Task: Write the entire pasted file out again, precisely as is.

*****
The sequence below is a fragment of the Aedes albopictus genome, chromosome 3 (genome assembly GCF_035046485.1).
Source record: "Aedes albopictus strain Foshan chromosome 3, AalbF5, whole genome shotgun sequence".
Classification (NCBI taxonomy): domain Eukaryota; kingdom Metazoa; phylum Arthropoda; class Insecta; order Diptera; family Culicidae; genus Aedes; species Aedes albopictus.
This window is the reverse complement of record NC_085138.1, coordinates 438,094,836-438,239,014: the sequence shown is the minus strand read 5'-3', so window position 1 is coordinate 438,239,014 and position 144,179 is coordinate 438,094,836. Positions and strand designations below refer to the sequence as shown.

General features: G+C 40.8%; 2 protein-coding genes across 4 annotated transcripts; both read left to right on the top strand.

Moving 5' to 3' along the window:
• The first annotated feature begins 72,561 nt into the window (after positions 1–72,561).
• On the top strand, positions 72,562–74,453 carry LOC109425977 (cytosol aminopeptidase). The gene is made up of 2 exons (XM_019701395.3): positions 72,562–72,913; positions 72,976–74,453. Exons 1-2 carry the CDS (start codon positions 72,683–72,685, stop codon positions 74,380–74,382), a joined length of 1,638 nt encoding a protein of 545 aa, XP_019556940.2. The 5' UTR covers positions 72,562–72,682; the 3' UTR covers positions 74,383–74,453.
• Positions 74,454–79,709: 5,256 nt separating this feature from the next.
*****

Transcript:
The sequence below is a fragment of the Aedes albopictus genome, chromosome 3 (genome assembly GCF_035046485.1).
Source record: "Aedes albopictus strain Foshan chromosome 3, AalbF5, whole genome shotgun sequence".
Classification (NCBI taxonomy): domain Eukaryota; kingdom Metazoa; phylum Arthropoda; class Insecta; order Diptera; family Culicidae; genus Aedes; species Aedes albopictus.
This window is the reverse complement of record NC_085138.1, coordinates 438,094,836-438,239,014: the sequence shown is the minus strand read 5'-3', so window position 1 is coordinate 438,239,014 and position 144,179 is coordinate 438,094,836. Positions and strand designations below refer to the sequence as shown.

General features: G+C 40.8%; 2 protein-coding genes across 4 annotated transcripts; both read left to right on the top strand.

Moving 5' to 3' along the window:
• The first annotated feature begins 72,561 nt into the window (after positions 1–72,561).
• On the top strand, positions 72,562–74,453 carry LOC109425977 (cytosol aminopeptidase). The gene is made up of 2 exons (XM_019701395.3): positions 72,562–72,913; positions 72,976–74,453. Exons 1-2 carry the CDS (start codon positions 72,683–72,685, stop codon positions 74,380–74,382), a joined length of 1,638 nt encoding a protein of 545 aa, XP_019556940.2. The 5' UTR covers positions 72,562–72,682; the 3' UTR covers positions 74,383–74,453.
• Positions 74,454–79,709: 5,256 nt separating this feature from the next.